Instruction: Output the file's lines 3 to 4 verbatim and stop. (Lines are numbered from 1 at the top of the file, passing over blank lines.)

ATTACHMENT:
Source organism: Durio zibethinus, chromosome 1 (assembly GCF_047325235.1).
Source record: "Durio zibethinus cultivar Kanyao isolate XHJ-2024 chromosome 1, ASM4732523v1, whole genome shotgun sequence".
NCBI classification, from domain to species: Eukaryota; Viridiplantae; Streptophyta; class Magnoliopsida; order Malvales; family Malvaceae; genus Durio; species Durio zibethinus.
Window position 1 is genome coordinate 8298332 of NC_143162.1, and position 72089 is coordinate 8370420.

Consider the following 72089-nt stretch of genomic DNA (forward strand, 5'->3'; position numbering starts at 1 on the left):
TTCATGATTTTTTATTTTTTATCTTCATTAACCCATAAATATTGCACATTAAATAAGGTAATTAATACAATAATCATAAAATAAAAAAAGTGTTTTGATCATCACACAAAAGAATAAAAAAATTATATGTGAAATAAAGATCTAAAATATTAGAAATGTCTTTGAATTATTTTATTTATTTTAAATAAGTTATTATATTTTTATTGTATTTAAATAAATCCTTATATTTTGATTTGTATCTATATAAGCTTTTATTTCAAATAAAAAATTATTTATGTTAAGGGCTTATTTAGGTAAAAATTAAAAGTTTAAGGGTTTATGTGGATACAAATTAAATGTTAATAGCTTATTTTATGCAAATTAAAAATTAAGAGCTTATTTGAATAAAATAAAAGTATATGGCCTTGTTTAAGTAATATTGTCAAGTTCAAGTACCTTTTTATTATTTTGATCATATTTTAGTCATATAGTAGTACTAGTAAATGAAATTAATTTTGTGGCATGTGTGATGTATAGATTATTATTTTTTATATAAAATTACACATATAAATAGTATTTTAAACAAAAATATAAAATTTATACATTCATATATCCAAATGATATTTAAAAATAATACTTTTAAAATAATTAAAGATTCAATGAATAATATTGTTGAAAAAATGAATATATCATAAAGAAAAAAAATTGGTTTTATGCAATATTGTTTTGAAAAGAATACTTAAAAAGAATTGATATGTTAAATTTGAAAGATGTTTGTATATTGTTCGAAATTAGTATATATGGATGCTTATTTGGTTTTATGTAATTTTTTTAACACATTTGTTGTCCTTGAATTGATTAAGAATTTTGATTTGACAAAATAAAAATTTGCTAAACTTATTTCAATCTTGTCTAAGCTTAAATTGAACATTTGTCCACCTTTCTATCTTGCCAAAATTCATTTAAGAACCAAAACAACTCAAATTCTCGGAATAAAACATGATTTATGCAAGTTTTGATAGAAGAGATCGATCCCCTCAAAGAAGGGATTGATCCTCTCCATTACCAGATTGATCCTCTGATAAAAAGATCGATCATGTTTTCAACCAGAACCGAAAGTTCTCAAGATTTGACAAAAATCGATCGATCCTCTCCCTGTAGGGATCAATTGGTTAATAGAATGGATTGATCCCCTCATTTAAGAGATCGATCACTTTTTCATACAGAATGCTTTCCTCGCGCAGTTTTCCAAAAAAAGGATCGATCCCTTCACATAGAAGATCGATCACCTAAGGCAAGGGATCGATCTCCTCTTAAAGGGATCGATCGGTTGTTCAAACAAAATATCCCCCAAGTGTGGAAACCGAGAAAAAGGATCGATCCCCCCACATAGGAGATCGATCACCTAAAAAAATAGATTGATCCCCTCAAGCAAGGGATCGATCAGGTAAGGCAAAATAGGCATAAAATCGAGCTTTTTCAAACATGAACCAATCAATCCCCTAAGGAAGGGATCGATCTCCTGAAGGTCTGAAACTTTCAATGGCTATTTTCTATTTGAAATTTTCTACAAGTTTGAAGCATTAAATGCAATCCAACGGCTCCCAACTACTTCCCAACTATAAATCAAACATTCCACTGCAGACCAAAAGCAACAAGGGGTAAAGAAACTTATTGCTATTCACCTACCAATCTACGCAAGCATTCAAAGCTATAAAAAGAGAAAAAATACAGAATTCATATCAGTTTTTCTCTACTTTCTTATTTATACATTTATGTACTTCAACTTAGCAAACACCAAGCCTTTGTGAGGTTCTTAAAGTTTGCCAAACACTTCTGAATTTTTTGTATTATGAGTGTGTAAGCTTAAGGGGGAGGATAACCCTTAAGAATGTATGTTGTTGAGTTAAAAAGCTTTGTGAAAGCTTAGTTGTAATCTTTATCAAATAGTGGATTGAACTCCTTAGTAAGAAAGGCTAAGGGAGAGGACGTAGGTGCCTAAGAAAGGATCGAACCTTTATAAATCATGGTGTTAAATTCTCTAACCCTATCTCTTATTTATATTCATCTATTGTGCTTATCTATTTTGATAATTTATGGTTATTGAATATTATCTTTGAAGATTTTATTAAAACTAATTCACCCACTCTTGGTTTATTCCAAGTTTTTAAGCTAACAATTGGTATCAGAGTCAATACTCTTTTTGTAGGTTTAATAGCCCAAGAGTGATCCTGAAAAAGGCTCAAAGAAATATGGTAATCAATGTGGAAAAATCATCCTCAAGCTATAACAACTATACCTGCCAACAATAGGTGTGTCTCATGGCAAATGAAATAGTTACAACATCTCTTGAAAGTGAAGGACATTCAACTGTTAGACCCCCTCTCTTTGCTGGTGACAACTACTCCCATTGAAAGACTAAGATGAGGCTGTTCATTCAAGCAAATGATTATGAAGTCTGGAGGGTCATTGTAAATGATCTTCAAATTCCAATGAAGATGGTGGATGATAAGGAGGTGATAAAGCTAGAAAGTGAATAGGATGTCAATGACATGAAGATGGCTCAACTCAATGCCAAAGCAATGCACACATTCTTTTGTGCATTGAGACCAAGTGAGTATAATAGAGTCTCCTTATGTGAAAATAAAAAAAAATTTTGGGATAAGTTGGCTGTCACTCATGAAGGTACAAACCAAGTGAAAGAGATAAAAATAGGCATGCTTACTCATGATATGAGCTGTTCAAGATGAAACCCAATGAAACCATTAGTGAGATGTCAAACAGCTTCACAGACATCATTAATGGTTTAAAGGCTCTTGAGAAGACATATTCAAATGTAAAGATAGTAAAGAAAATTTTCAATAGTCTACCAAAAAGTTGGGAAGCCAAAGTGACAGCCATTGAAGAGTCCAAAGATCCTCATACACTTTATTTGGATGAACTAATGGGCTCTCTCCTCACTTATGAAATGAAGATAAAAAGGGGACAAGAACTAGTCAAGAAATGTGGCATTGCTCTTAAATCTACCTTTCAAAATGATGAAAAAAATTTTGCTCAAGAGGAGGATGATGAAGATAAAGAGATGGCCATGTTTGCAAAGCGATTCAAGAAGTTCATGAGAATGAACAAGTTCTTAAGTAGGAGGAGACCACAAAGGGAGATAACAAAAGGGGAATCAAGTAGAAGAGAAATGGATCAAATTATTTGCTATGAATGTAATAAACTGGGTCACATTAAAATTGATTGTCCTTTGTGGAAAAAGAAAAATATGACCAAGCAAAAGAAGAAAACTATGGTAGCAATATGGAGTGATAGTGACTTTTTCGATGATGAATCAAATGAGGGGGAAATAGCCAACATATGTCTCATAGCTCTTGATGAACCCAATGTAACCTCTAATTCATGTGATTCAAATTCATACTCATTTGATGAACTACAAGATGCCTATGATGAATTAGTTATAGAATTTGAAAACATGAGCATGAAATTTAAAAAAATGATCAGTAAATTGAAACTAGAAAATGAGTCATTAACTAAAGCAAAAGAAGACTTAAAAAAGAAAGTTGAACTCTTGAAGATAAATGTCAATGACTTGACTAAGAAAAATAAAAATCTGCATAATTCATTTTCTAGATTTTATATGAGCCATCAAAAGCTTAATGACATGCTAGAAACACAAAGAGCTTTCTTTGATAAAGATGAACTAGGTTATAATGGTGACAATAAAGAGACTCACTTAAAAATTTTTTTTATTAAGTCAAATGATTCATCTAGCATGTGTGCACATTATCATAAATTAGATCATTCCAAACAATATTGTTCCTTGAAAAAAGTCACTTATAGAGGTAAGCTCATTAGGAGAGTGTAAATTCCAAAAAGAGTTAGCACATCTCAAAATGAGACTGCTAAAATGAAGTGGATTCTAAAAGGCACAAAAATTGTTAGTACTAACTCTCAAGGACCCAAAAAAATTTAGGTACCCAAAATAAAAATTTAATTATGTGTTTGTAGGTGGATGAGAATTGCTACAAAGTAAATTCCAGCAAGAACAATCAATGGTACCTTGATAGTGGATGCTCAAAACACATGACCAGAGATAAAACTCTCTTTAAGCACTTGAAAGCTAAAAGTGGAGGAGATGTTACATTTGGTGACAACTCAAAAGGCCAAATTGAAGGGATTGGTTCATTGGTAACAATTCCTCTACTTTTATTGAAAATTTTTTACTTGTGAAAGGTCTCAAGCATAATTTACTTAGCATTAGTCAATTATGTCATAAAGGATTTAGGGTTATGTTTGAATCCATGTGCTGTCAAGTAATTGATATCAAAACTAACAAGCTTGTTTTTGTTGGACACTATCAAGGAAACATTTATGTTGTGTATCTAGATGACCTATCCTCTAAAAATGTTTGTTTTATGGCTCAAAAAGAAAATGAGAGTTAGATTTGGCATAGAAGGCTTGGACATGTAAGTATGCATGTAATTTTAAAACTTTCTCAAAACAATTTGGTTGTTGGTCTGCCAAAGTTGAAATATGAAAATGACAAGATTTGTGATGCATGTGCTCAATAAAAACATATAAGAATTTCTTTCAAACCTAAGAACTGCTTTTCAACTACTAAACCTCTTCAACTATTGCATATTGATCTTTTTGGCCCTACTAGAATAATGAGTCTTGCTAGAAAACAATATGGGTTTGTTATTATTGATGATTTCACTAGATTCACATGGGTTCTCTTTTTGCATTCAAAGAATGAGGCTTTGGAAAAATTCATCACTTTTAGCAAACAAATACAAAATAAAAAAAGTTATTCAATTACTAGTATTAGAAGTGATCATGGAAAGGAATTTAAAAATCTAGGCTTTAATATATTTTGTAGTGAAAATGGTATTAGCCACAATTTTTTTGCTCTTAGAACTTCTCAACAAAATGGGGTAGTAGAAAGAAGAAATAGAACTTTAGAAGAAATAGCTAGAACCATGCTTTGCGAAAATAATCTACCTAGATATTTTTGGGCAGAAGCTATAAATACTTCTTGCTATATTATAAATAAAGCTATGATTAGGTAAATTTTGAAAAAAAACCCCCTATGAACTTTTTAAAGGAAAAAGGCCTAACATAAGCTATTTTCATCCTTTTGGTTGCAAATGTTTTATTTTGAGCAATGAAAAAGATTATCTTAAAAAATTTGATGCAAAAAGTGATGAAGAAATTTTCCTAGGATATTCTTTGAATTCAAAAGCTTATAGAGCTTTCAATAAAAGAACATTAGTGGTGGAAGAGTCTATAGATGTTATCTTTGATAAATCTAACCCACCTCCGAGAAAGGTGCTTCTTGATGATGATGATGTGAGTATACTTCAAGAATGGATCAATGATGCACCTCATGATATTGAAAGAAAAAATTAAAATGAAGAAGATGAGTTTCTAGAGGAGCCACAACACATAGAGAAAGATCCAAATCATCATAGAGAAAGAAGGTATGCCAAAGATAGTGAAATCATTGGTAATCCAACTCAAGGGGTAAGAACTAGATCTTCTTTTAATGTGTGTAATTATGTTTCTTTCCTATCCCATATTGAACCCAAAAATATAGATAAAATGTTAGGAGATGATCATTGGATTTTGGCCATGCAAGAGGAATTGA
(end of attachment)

NCBI classification, from domain to species: Eukaryota; Viridiplantae; Streptophyta; class Magnoliopsida; order Malvales; family Malvaceae; genus Durio; species Durio zibethinus.
Window position 1 is genome coordinate 8298332 of NC_143162.1, and position 72089 is coordinate 8370420.